Want to know how to make yourself work even when you don’t want to? Then you are in the right place! Read on!
Don’t we all have those days when we simply can’t get ourselves to work?
Sure enough, everyone has those days once in a while.
So, we let the day pass us by, ignoring the amount of work that’s before us.
When night time comes, or when the deadline is close, we scramble to complete as much as we can all the while regretting our decision of not doing it at the proper time.
Why do we cause ourselves such misery?
Why, despite the certain and undesirable consequences, do we procrastinate?
Is our motivation level really the culprit?
Is it our inability to appreciate the value of time? Or is it something else?
We’re going to answer these questions in this article.
But first, let’s look at the psychological standpoint of motivation.
The Psychology Of Motivation
If you feel the desire to move towards a goal, then you are motivated.
Hence, ‘motivation’ is defined as ‘the drive an individual has for acting in a certain way and his or her willingness to do something.’
It is that feeling that spells the difference between waking up early and going to work versus waking up late and staying in bed all day for no apparent reason.
Motivation originally has two types: intrinsic and extrinsic.
Intrinsic motivation comes from within a person while extrinsic motivation is derived from outside sources.
A third type is called ‘amotivation’ which is defined as the ‘absence of either intrinsic or extrinsic motivation.’
If you don’t feel like working or doing anything, you are ‘amotivated.’
Now, motivation is a niche topic.
That’s because there are various ways at which motivation can be discussed depending on the context.
For example, if you’re talking about motivation in the context of human development, then the language will be different depending on who needs motivating.
You may be talking about motivation levels among children, among adolescents, among adults, and among seniors.
You may also be talking about motivation in the workplace, at school, in healthcare, and so on.
This makes motivation one of the primary topics in psychology and human development.
In fact, motivation is one of the concepts in psychology that has the richest literature.
In this article, you’re going to be reading about motivation, how to get things done, and motivation tips in the context of the workplace.
Understanding Motivation In The Workplace
In 2006, Harvard Management Update published research called, ‘Stop Demotivating Your Employees.’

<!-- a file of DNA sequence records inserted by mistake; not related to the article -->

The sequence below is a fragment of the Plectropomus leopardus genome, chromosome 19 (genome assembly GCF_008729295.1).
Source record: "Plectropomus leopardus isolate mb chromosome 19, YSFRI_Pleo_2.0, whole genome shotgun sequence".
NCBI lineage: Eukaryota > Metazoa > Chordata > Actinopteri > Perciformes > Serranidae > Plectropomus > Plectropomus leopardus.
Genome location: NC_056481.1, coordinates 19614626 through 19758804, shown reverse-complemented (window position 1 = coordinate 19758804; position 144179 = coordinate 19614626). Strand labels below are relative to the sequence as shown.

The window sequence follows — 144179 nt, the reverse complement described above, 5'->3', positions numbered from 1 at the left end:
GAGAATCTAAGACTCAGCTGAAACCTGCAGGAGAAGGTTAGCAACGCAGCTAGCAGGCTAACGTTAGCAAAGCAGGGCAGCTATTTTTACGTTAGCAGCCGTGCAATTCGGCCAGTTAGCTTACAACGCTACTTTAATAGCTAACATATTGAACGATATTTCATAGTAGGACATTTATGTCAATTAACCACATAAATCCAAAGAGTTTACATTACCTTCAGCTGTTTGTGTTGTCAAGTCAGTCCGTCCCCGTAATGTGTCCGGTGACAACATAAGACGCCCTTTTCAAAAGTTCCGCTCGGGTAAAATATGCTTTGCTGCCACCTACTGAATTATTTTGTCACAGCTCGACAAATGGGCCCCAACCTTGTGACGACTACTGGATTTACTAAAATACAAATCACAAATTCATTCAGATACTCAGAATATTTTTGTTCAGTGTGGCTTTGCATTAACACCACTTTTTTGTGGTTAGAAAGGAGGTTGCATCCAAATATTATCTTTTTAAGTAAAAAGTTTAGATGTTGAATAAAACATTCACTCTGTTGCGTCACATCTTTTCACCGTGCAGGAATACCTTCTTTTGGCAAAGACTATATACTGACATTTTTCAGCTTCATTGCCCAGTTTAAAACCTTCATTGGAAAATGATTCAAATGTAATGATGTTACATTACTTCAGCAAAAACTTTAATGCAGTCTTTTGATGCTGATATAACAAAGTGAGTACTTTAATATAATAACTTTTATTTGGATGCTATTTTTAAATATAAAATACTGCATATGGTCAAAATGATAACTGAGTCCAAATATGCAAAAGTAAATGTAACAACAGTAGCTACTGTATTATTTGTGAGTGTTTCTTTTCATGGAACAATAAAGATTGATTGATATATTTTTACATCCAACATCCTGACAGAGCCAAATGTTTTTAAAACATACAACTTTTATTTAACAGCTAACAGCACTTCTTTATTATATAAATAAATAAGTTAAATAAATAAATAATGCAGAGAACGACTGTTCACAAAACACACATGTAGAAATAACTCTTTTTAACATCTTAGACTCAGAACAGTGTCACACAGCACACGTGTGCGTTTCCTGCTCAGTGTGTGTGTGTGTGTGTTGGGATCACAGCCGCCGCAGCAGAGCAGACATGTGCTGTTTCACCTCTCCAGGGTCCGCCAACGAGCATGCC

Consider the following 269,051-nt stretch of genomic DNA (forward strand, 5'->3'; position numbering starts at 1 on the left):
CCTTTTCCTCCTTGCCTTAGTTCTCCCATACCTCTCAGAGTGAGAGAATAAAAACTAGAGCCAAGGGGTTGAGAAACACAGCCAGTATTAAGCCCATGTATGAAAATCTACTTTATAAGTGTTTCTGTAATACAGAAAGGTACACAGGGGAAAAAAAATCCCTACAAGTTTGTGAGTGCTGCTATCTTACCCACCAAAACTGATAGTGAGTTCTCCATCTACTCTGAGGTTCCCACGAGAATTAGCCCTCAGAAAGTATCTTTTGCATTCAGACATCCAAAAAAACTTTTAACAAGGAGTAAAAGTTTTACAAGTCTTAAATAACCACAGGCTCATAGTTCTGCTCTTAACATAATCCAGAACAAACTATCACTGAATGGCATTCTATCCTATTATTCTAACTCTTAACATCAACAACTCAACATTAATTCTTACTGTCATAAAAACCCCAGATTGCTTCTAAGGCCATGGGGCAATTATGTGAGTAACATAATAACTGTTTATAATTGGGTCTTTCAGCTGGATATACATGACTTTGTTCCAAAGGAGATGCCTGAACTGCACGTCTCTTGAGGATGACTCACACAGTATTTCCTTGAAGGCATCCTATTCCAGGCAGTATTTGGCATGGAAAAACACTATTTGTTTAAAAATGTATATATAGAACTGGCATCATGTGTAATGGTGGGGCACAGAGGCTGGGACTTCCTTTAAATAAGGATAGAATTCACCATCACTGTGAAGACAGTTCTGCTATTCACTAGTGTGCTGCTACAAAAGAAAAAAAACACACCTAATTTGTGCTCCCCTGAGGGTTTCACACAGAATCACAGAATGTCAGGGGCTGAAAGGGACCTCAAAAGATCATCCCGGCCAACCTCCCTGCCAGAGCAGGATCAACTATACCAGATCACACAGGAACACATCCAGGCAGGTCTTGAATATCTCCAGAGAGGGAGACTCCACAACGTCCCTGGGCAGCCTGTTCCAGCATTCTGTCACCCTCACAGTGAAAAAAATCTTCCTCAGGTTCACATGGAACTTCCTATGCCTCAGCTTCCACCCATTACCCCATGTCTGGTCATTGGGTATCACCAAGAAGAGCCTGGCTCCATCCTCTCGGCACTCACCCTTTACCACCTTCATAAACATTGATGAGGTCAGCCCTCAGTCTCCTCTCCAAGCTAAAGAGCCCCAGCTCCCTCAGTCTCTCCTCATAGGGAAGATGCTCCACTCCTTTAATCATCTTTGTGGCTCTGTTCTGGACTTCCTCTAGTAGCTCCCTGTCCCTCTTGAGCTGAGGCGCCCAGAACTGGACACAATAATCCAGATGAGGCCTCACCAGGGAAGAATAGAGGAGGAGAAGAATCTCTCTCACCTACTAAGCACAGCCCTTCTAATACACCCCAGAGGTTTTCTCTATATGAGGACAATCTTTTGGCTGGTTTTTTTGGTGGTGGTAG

The paper has proven its ability to challenge the way some organizations handle employee motivation.
In fact, the paper itself was approached with a different viewpoint.
Instead of looking at motivation through the eyes of organizational leaders, it looked at motivation where sometimes it mattered more.
It looked through the eyes of the employees.
So, the research offered an interesting claim.
It claimed that companies do not have to actually implement measures to motivate their employees.
What they need to do is to stop demotivating their employees.
This claim is supported by the findings of David Sirota, Louis A. Mischkind, and Michael Irwin Meltzer.
In their study, they’ve surveyed over 1.2 million employees at various companies from 2001 to 2004.
52 companies included in the survey were Fortune 1000 companies.
What the researchers found was that most employees started their new work with high levels of motivation.
However, in just six months, this motivation level declined and continued to do so in the years that followed.
This trend was observed in roughly 85% of the companies included in the survey.
What caused the decline in motivation level?
The answer was in the management itself.
The researchers revealed that the primary demotivators [motivation-reducing-factors] among employees were as follows:
- Some employees who were initially referred to as ‘the greatest assets’ became expendable at the first hint of business difficulty.
- A number of employees felt that they weren’t given adequate recognition and reward, pointing out the lack of acknowledgment or credit.
Also, the management’s preference to deliver criticism or poor performance more than appreciation for good work.
- Others felt that management policies hindered them from excelling in their jobs.
Policies like unreasonable approval requirements, paperwork, lack of training, lack of or failure of communication, inconsistent delegation, and most of all, the lack of vision.
On top of all these, management style and manager behavior were also found to have affected employee motivation.
Now, while there are external demotivators, there are also internal demotivators. The reasons offered by the above study are all external demotivators.